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Old 02-26-2011, 03:08 PM
 
Location: Texas
15,893 posts, read 18,171,485 times
Reputation: 62765
Quote:
Originally Posted by Mayvenne View Post
I am almost halfway through \HALF BROKE HORSES and enjoying it very much- thanks to all the recommendations offered here for it. I think I am just very stressed lately and although I love reading a good book I just have not been in a reading mode of late so everything is taking me longer.
When I finish that I am going to read Persepolis which I had never heard of, but my daughter recommended it and raved about it. anyone read that one? it looks great (and a relatively quick read
Amazon.com: Persepolis: The Story of a Childhood (9780375714573): Marjane Satrapi: Books

I've read it and I loved it.

It was also made into an Oscar nominated animated film. I read the book before I saw the film. Both are excellent.

You might enjoy Reading Lolita in Tehran by Azar Nafisi. It certainly proves how lucky we are in this country to be able to read anything we want to read. Not all people on this planet can do that. A lot of people on this planet cannot even read, period.
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Old 02-26-2011, 04:31 PM
 
Location: Nebraska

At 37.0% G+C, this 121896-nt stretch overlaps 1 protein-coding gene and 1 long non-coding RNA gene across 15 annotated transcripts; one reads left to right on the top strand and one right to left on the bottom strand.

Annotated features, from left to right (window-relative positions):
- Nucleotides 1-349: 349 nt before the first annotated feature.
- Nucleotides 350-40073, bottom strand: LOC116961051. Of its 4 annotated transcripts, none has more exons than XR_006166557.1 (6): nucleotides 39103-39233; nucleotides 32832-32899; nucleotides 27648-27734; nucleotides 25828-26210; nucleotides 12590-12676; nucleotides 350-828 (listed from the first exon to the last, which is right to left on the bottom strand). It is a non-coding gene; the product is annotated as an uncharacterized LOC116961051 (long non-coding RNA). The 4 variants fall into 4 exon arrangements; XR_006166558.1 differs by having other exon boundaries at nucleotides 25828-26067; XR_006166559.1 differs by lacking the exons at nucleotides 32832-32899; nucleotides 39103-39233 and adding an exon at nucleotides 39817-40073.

4,531 posts, read 8,801,233 times
Reputation: 7591
Quote:
Originally Posted by alphamale View Post
"To try Mens Souls, A Novel of George Washington and the fight for American Freedom."

You on the left wouldn't comprehend.
************************************************** *********
Was Newt Gingrich the co-author of TO TRY MEN's SOULS? I just finished the one by him about George Washington's winter at Valley Forge. It gave me an even greater appreciation for the sacrifices that our men in the armed forces suffered. Gingrich and his coauther did a very good job on that one.

GL2
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Old 02-26-2011, 09:06 PM
 
Location: Montreal -> CT -> MA -> Montreal -> Ottawa
17,330 posts, read 32,802,760 times
Reputation: 28897
Big-time concentration problems abound. I started a few books, got part way through them, was enjoying them, then lost interest. I didn't lose interest to the point that the books are done deals, though -- I'll have to go back to them at some point, and start them again.

Now I'm reading Life of Pi. I'm at approx. page 70 and am enjoying it. I hope that it doesn't meet the same fate as the past few books that I've tried.

It's ironic that I'm 10 years late to Life of Pi. The book won the Man Booker Prize, which is usually an invitation for me to buy the book. But more than that, the author lives in Montreal -- where I'm originally from -- so I really *should* have read it. When I lived in Montreal, many of my friends told me how good it is, but the synopsis had no appeal for me. I guess I'm a late bloomer.